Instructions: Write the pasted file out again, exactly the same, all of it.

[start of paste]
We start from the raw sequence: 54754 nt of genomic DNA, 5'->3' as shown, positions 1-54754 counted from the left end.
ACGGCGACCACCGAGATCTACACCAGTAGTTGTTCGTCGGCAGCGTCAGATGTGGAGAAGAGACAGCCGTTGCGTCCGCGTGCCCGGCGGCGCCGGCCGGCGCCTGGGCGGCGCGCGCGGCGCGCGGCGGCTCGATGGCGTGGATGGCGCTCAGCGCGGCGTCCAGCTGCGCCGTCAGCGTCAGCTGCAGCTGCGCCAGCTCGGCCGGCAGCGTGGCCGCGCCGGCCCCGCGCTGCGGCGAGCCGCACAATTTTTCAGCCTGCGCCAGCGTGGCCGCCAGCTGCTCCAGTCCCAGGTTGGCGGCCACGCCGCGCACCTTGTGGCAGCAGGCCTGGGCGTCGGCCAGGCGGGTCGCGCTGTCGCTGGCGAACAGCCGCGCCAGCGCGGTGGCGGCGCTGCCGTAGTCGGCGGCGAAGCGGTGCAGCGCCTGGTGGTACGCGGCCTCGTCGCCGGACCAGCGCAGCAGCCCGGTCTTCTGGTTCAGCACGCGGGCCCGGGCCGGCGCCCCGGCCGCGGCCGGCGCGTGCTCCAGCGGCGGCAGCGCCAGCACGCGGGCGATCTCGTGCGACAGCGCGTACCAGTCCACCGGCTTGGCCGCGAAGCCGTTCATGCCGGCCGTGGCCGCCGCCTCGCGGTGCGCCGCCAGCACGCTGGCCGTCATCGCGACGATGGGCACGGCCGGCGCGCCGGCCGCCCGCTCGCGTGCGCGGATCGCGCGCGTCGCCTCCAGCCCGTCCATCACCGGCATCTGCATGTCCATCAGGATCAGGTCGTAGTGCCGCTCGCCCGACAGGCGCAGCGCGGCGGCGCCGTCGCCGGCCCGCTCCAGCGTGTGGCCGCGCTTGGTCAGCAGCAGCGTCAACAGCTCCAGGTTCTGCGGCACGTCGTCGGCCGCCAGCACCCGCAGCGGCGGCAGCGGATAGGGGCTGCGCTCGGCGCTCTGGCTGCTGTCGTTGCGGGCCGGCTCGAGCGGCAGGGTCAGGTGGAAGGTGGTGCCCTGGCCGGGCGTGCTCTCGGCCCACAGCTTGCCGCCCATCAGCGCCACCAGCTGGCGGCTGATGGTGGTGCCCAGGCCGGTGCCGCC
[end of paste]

We start from the raw sequence: 54754 nt of genomic DNA, 5'->3' as shown, positions 1-54754 counted from the left end.
ACGGCGACCACCGAGATCTACACCAGTAGTTGTTCGTCGGCAGCGTCAGATGTGGAGAAGAGACAGCCGTTGCGTCCGCGTGCCCGGCGGCGCCGGCCGGCGCCTGGGCGGCGCGCGCGGCGCGCGGCGGCTCGATGGCGTGGATGGCGCTCAGCGCGGCGTCCAGCTGCGCCGTCAGCGTCAGCTGCAGCTGCGCCAGCTCGGCCGGCAGCGTGGCCGCGCCGGCCCCGCGCTGCGGCGAGCCGCACAATTTTTCAGCCTGCGCCAGCGTGGCCGCCAGCTGCTCCAGTCCCAGGTTGGCGGCCACGCCGCGCACCTTGTGGCAGCAGGCCTGGGCGTCGGCCAGGCGGGTCGCGCTGTCGCTGGCGAACAGCCGCGCCAGCGCGGTGGCGGCGCTGCCGTAGTCGGCGGCGAAGCGGTGCAGCGCCTGGTGGTACGCGGCCTCGTCGCCGGACCAGCGCAGCAGCCCGGTCTTCTGGTTCAGCACGCGGGCCCGGGCCGGCGCCCCGGCCGCGGCCGGCGCGTGCTCCAGCGGCGGCAGCGCCAGCACGCGGGCGATCTCGTGCGACAGCGCGTACCAGTCCACCGGCTTGGCCGCGAAGCCGTTCATGCCGGCCGTGGCCGCCGCCTCGCGGTGCGCCGCCAGCACGCTGGCCGTCATCGCGACGATGGGCACGGCCGGCGCGCCGGCCGCCCGCTCGCGTGCGCGGATCGCGCGCGTCGCCTCCAGCCCGTCCATCACCGGCATCTGCATGTCCATCAGGATCAGGTCGTAGTGCCGCTCGCCCGACAGGCGCAGCGCGGCGGCGCCGTCGCCGGCCCGCTCCAGCGTGTGGCCGCGCTTGGTCAGCAGCAGCGTCAACAGCTCCAGGTTCTGCGGCACGTCGTCGGCCGCCAGCACCCGCAGCGGCGGCAGCGGATAGGGGCTGCGCTCGGCGCTCTGGCTGCTGTCGTTGCGGGCCGGCTCGAGCGGCAGGGTCAGGTGGAAGGTGGTGCCCTGGCCGGGCGTGCTCTCGGCCCACAGCTTGCCGCCCATCAGCGCCACCAGCTGGCGGCTGATGGTGGTGCCCAGGCCGGTGCCGCC